When I was mailed paperwork stating that my rent would rise I knew it was a sign. The foot-traffic in downtown Los Angeles has been on the rise too. Call it from God or just the way things happen (because maybe some things just happen sometimes), but I knew I couldn’t even afford what I was already paying. I looked down at the concrete floors, poured and glazed in an artistically industrial fashion for me to walk on, representing my rent dollars. My over-sized windows (my favorite part) breezing the evening air. I felt indignant, if even only slightly, because I knew the time to say goodbye was near, and I knew that for this place and many like it in Los Angeles, the price was simply too high. Guys like me that are interested in bleeding the color of LA but can’t because we can’t afford the rent.
I can still see the skyline from the train as I ride. The US Bank tower stands above the western United States as a beacon of something (of what I’m still not sure). The other towers are its sisters, looking up at her like one day they might stand for something just as tall. There are gaps between those towers, however, and I know that given the rising cost of living, the new fleets of parking sharks, and the whelming programs to clean up the streets, that soon bigger things will move in. The US Bank tower will not be the tallest building west of the Mississippi River forever. It might become the third, fourth, or fifth tallest. This is, after all, the era that Los Angeles is trying to rebuild itself. LA might finally be a place for people to stay.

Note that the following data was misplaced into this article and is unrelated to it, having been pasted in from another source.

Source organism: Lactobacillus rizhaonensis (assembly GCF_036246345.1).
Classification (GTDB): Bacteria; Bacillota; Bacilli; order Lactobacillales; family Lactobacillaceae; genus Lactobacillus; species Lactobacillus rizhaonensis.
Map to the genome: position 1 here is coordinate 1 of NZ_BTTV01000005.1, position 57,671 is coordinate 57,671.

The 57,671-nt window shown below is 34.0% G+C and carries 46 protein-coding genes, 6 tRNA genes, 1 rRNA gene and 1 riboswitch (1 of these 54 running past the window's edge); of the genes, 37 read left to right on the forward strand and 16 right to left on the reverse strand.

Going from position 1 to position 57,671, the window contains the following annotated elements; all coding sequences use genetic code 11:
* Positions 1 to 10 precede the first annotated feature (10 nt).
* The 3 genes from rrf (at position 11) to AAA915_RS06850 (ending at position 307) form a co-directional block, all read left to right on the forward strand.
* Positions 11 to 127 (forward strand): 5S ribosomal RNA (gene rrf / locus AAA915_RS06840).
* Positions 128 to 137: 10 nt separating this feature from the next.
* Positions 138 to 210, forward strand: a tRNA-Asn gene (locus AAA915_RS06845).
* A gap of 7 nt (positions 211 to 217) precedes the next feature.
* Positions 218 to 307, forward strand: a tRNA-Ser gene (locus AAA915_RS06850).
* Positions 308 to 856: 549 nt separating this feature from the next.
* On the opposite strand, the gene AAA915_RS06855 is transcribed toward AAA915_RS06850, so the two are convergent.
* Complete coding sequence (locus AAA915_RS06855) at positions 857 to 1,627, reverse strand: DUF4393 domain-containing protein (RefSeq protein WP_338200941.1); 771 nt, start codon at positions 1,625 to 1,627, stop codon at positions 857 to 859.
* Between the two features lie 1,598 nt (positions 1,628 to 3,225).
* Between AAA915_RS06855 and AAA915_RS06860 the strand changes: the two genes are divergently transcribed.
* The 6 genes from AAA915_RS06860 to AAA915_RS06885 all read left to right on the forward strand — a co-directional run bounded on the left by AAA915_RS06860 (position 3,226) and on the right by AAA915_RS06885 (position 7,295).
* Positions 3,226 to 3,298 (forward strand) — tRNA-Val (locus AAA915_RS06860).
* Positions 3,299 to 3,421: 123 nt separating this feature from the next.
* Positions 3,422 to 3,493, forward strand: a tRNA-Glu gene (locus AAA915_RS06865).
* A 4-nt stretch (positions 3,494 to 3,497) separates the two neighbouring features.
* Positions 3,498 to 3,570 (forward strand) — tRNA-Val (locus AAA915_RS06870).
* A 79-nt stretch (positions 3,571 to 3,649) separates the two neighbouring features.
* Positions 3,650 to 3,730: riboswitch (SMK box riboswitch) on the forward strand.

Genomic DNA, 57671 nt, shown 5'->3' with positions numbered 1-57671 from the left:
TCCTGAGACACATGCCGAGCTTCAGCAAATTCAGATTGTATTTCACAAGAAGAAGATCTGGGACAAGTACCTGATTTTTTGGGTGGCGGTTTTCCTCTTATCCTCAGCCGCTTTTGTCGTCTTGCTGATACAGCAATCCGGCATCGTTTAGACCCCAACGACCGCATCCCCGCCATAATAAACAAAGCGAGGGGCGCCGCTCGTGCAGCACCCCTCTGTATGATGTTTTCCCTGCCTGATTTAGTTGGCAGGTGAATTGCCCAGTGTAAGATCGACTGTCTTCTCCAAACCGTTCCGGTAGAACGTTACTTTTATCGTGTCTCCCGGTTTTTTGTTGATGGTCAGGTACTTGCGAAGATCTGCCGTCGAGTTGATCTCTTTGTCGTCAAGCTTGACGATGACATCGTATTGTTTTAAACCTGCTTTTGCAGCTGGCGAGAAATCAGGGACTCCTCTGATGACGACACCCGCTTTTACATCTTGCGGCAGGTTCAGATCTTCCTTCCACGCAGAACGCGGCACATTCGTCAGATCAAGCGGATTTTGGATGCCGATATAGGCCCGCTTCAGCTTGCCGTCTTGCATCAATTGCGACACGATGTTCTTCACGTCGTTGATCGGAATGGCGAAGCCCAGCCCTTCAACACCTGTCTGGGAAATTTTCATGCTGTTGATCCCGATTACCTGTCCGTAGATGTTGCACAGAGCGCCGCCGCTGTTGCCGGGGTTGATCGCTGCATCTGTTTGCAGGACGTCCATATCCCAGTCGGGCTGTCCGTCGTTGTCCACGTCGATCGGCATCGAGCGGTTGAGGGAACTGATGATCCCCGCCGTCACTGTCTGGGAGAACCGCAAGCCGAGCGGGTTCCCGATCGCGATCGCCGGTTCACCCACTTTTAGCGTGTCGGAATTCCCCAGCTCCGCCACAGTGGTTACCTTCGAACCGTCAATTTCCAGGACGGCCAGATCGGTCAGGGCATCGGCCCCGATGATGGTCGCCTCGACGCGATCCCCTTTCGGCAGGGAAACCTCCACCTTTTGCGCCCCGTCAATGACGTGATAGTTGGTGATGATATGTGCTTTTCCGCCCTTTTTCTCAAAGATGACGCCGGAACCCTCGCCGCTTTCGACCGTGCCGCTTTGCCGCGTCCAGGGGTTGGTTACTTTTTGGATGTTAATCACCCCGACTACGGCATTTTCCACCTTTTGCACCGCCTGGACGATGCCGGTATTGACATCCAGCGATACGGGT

The first months after my arrival I did little to settle in. Les and I were like our rolled out sleeping mats on the apartment floor: unmade and carefree. We worked down the street, and we did little more than move boxes in and fall asleep and rise for work. That’s how the production life is in the handmade apparel industry. If it’s not rushing fabric to a cut and sew house or shirts to a screen-printer, then it is brainstorming fresh ideas, showing samples at trade shows, or moving product at street shows. That’s how the startup life is too: trying on hats and wearing them to bed.
Delani and I drank beer and ate reheated ribs on top of a box in the middle of the living room. Like the first few months of living there, my bed was again upon the floor, the walls empty, the dishes all in boxes, and my clothes on hangars stuffed into the trunk of my car. We played guitar after we ate and opened another beer each. Les was in Chicago applying for grad schools, living his dream, and Delani (the other roommate) and I were sweeping the floors and spackling holes to try to muster up some security deposit money. I’ll need it to buy food in Fullerton for the next month, I thought, and Delani will need it for food money in Portland, where he’s moving next month. I tossed a clean rib to Jack wondering if he’d lick it, chew it, or break it and swallow it. Probably all three in succession. He sat there and I said, good boy. He looked at the rib earnestly, and I wondered how long Jack could live with my parents while I’d be with Carl. Jack is family, and so is Carl. But Carl says the apartment is too small for Jack, so I won’t push it.